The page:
Stop asking these dumb questions. There are good alternatives.

 

 

happiness scales are still rubbish

Yet another reason happiness scales are rubbish. You can radically change rankings depending on how people classify themselves (the link function)!

BTW I stayed for a night at the Thistle hotel at East Midlands Airport on my return from Gran Canaria.

(1) No lift (elevator) for getting above the ground floor

(2) They put me in a previously used unserviced room before I had to complain, bring my luggage back down to ground floor.

(3) They charged my credit card for a room I’d pre-paid.

Don’t stay there – they’re either incompetent or crooks.

health plus social care equals what

I’ve commented on a piece in the Guardian about the integration of health and social care in the UK and the options for individuals to have personal budgets.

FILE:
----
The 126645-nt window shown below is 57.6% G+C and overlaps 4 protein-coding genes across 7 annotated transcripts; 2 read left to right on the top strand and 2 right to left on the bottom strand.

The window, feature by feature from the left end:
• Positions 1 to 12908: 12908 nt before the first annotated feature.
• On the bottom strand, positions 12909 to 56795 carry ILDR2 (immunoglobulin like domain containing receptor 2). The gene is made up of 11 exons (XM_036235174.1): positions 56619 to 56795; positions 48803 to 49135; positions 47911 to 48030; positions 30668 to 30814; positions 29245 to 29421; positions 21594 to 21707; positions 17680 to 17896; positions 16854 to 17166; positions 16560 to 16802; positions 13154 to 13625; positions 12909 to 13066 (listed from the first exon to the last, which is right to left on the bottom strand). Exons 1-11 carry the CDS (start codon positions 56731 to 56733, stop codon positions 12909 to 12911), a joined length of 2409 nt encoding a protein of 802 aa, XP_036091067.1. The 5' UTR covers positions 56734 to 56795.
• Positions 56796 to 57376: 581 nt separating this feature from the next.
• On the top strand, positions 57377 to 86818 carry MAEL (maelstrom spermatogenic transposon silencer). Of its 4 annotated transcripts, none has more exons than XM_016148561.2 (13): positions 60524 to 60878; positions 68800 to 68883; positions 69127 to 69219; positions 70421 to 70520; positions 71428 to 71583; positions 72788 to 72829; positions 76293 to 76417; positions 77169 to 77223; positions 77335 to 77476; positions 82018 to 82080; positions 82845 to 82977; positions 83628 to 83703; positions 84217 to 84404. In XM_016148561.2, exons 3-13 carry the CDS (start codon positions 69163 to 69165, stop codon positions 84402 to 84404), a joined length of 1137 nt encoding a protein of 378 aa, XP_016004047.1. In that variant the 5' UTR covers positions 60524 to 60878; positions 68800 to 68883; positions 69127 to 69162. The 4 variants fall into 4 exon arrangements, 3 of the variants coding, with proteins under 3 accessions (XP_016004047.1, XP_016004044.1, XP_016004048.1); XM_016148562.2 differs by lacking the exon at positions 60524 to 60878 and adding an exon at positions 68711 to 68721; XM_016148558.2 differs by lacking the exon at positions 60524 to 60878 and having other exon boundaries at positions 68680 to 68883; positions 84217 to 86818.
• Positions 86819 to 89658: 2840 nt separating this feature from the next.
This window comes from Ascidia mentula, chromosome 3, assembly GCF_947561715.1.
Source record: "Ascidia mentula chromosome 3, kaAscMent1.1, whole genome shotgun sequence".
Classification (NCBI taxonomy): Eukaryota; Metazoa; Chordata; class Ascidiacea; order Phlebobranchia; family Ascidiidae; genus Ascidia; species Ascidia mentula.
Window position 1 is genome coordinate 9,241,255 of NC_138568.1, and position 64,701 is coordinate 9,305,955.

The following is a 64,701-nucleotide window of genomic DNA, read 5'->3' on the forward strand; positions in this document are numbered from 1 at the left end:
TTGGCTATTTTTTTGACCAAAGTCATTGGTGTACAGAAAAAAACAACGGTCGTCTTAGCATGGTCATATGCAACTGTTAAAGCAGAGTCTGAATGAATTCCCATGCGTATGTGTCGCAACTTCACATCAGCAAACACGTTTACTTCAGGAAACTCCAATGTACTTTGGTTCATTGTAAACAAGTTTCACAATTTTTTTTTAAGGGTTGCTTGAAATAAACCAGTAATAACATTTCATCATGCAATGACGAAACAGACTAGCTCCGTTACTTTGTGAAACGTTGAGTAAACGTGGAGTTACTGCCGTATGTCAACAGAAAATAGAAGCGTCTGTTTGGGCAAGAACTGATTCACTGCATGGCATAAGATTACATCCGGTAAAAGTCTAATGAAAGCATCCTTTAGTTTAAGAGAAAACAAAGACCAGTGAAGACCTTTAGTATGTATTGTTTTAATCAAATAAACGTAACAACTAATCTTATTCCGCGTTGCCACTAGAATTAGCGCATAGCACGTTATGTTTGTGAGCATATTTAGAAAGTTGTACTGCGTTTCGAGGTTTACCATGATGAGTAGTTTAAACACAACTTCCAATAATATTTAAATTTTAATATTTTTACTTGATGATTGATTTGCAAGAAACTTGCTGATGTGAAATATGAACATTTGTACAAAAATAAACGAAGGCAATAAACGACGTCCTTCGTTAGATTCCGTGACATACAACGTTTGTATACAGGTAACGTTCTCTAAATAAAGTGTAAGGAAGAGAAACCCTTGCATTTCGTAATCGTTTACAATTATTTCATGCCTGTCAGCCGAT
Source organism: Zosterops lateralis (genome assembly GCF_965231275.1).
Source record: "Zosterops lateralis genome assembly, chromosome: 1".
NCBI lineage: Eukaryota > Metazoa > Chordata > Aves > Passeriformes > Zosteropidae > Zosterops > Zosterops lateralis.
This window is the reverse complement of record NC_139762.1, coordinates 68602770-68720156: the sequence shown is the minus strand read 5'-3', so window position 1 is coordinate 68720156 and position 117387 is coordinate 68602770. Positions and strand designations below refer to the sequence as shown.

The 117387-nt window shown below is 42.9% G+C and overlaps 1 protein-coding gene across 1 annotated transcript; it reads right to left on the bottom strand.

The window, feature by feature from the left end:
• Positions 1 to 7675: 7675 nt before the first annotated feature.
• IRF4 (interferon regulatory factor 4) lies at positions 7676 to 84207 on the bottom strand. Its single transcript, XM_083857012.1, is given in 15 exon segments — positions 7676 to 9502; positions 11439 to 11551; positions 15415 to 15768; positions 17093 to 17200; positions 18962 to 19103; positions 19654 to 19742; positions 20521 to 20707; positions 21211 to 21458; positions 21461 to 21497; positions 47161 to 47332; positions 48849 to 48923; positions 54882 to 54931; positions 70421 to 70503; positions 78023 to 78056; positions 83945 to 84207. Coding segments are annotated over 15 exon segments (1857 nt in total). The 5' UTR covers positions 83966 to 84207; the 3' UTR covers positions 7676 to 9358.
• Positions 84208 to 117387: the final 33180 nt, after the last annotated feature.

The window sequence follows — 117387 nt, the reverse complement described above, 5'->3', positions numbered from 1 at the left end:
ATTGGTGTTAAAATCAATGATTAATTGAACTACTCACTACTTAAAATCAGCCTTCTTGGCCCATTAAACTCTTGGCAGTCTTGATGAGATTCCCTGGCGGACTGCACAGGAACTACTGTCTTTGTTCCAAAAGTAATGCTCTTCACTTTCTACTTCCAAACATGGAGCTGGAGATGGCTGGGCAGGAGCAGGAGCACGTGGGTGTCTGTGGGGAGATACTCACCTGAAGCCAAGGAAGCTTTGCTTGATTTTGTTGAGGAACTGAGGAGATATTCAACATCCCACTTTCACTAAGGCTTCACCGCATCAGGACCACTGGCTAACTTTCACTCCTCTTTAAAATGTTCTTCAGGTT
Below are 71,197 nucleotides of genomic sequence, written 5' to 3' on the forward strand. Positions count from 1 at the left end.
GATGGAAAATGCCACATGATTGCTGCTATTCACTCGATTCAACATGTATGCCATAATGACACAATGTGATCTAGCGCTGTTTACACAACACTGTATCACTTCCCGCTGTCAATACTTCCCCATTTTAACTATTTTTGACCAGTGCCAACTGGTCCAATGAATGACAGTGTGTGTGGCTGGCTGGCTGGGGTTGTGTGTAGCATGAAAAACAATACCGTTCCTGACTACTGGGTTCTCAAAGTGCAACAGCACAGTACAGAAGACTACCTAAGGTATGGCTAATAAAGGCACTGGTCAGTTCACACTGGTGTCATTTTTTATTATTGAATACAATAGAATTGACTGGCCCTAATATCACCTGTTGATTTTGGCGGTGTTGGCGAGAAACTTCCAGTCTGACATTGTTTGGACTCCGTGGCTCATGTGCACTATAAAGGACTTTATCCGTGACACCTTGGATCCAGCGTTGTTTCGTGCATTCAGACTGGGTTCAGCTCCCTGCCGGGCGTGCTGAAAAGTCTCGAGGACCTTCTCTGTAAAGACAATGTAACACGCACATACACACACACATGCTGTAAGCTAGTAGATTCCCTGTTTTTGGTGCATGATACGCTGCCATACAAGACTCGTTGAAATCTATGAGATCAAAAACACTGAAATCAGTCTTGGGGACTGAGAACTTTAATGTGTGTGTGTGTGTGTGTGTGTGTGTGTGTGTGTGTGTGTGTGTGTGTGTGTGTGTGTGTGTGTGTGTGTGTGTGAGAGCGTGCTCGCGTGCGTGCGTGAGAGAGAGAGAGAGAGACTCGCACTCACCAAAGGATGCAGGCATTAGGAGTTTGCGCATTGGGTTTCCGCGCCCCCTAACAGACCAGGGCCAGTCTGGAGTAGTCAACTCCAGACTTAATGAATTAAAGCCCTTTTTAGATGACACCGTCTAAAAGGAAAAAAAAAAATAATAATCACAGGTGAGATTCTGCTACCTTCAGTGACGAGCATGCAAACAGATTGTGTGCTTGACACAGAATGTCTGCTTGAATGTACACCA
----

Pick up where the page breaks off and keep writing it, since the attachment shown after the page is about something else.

I mentioned both the OSCA and ICECAP instruments – I wonder if all the millions of pounds of public money that went into developing these will actually come to fruition?

I hope those stupid happiness scores are not used – they’ve been debunked several times in several countries now, but certain arms of the British establishment seems dead set on them.

Aussies take note – there is a conference I am speaking at on this very subject in Sydney in late May.

Happiness economics decimated

Great paper by one of the top Capabilities Approach researchers, Martha Nussbaum – it decimates the fad for happiness economics that infests public policy, particularly in the UK.

Of course, the ICECAP instruments are based on the Capabilities Approach and I have shown empirically (when I get round to publishing it) that ICECAP-O differs from a happiness/life satisfaction score measure in exactly the way Nussbaum predicts.